A burst of fighting in the flash-point Syrian city of Aleppo today appeared to shatter a unilateral Russian ceasefire, signalling a resumption of the Government's offensive to seize rebel-held areas there.

Warplanes - either operated by Syrian President Bashar al-Assad's Government or by ally Russia - targeted the opposition neighbourhoods of eastern Aleppo, residents and rebels said. And, they said, pro-government fighters resumed shelling and ground attacks on rebel positions.

"The attacks have started again, and they are so crazy, so intense," said Zakaria Malahifji, a member of the Fastakim rebel unit , which is battling in the northern city.

He added that the "rebels are preparing for a large-scale offence to break the siege of Aleppo."


Pro-government forces have besieged rebel districts for weeks, leaving the more than 200,000 people in those areas in increasingly desperate circumstances.

Moscow announced a "humanitarian pause" and halted air raids last week to allow rebels and civilians to flee Aleppo. Since 2012, Aleppo has been divided between opposition districts in the east and government-controlled neighbourhoods in the west.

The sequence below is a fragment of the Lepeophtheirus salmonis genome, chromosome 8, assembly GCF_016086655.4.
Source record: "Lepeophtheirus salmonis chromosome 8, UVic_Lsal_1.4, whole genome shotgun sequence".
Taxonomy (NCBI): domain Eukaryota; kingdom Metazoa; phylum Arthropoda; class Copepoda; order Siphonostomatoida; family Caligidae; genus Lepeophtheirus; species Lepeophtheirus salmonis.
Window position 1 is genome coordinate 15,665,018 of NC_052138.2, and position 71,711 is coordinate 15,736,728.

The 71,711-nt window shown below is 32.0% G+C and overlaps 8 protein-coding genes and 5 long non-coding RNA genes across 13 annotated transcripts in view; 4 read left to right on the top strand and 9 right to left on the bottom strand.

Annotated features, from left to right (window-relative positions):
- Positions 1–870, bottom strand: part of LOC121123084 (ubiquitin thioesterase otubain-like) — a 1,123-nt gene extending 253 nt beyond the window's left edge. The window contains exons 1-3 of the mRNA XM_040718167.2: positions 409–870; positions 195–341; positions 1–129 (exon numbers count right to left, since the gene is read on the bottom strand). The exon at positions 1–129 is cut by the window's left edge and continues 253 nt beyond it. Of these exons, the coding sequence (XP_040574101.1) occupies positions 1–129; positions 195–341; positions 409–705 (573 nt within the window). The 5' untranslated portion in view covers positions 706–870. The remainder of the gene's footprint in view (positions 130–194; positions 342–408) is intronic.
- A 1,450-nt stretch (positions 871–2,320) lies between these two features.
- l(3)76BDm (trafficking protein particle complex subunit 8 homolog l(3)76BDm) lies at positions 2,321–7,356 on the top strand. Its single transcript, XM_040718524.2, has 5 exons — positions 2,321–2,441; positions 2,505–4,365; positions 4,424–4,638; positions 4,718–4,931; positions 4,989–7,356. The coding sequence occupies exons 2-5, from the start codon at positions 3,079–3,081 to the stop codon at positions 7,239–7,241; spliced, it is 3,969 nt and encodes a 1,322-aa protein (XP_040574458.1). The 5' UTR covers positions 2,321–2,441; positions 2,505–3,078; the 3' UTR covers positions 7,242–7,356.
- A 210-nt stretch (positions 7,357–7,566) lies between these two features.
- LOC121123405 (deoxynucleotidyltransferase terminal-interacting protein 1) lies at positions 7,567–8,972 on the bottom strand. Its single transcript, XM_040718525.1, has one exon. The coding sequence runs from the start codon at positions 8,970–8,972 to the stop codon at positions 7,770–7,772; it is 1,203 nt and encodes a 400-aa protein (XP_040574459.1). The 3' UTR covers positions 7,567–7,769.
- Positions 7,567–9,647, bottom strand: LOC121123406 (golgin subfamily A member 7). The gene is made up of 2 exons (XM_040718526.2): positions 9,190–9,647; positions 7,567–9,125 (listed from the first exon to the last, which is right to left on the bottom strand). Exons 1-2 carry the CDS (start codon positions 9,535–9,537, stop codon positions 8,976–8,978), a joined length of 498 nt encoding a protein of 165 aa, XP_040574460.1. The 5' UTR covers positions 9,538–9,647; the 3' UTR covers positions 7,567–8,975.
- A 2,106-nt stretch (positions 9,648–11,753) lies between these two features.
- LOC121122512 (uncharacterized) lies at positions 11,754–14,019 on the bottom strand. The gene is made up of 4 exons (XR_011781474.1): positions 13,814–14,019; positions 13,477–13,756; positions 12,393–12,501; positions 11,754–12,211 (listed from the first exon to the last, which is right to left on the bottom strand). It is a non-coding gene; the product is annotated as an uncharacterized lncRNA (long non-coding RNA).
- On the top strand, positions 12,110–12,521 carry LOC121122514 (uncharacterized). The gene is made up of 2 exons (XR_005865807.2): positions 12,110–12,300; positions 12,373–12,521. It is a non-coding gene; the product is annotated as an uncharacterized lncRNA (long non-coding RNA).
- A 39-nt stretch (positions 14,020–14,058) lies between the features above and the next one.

Since Sunday, rebel forces have warned residents in the east to avoid front-line areas, apparently in anticipation of more attacks, including those by pro-government militiamen from countries such as Iran, Lebanon and Iraq.

Before the pause, Russian and Syrian government warplanes had been targeting homes, hospitals and infrastructure in the city's east.

Russia recently signalled a major escalation in Syria, apparently dispatching warships, including an aircraft carrier that can hold as many as 40 planes. A spokesman for Russian President Vladimir Putin, Dmitry Peskov, upped the ante by vowing that all of Syria had to be "liberated" by Assad's forces.

Aleppo has become a key battleground in the conflict, which began in 2011 and has killed more than 400,000 people. Seizing the eastern districts of Aleppo - Syria's commercial hub before the war - would mark a major victory for Assad.

The Syrian Observatory for Human Rights, a Britain-based monitoring group, said on Sunday that more than 2100 civilians, including 479 children, have been killed in Aleppo in the past six months.